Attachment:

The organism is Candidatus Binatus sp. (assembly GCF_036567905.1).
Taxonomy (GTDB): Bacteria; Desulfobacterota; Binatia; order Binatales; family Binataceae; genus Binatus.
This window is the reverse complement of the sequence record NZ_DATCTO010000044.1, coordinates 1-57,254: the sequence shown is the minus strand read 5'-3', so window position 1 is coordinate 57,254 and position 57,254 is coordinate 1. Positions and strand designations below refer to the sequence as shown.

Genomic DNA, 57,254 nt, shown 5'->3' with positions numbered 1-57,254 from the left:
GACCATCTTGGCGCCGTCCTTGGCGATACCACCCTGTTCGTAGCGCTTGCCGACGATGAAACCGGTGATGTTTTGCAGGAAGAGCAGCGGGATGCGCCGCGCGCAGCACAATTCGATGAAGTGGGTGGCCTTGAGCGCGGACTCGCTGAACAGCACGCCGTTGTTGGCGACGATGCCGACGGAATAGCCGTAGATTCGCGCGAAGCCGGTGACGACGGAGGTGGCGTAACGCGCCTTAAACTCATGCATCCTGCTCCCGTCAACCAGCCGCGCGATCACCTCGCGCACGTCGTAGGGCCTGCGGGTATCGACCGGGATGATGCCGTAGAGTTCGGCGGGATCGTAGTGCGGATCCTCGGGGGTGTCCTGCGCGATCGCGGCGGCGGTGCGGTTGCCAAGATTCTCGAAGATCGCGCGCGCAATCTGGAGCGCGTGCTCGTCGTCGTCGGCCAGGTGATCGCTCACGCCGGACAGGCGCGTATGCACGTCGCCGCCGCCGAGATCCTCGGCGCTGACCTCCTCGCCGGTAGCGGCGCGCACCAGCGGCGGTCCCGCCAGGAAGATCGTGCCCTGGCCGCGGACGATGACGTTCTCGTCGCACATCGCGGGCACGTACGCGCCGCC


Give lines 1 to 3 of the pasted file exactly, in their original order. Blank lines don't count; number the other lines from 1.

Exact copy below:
The organism is Candidatus Binatus sp. (assembly GCF_036567905.1).
Taxonomy (GTDB): Bacteria; Desulfobacterota; Binatia; order Binatales; family Binataceae; genus Binatus.
This window is the reverse complement of the sequence record NZ_DATCTO010000044.1, coordinates 1-57,254: the sequence shown is the minus strand read 5'-3', so window position 1 is coordinate 57,254 and position 57,254 is coordinate 1. Positions and strand designations below refer to the sequence as shown.